Education: California State University, Long Beach
Research Laboratory Assistant
I am the oldest of 5 siblings and a first generation Hispanic college student in my family. I attended Golden West community college where I earned my AA in Science before transferring to California State University, Long Beach and earned a BS in Molecular Biology and Physiology.
As an undergraduate I developed a passion for research after joining the virology laboratory of Dr. Eric Haas-Stapleton (2013-2105). During my time there, I independently designed experiments to help elucidate a mechanism of action by which an antimicrobial peptide (called gloverin) produced in insects, was known to regulate the inactivation of the baculovirus Autographa californica M. nucleopolyhedrovirus.
I also tested for gloverin’s potential to have antifungal activity against the yeast, Candida albicans
Specifically, I studied the mode of action for the antifungal activities of gloverin, and demonstrated that the peptide interacts with the cell wall of the yeast form of C. albicans, which significantly delayed its transition to the virulent morphotype. This data supported our hypothesis that gloverin may have antifungal activities against this organism.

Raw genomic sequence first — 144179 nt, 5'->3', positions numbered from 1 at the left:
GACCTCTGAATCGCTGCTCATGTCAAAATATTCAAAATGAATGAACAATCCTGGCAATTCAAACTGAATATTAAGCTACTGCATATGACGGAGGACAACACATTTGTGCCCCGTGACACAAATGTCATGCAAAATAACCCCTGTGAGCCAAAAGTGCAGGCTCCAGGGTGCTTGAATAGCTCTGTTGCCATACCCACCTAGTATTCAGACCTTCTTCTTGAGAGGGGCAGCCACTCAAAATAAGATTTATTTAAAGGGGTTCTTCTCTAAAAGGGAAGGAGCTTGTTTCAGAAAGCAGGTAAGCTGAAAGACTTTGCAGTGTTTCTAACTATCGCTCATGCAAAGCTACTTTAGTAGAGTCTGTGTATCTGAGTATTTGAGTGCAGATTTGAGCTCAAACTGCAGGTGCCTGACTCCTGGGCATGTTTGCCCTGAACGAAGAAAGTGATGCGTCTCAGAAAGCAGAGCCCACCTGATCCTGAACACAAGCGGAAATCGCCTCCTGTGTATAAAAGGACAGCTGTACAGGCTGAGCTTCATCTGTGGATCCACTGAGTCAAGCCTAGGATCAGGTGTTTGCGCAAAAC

Throughout the course of my undergraduate research program, I became interested in oncogenesis research, as I myself was a patient of the malignancy. Earlier this year, I joined the lab of Dr. Patrick Frost, where I'm currently collaborating in several projects. One being the elucidation of the oxygen mechanism deregulation in multiple myeloma, with respect to epigenetic silencing of tumor suppressor genes, and how this affects multiple myeloma within the bone marrow.
My goal within the next two years is to attend an MD/PhD program to become a physician/scientists. In addition, as a minority, I am passionate in advocating for higher education among the Hispanic community, specifically among first generation college students.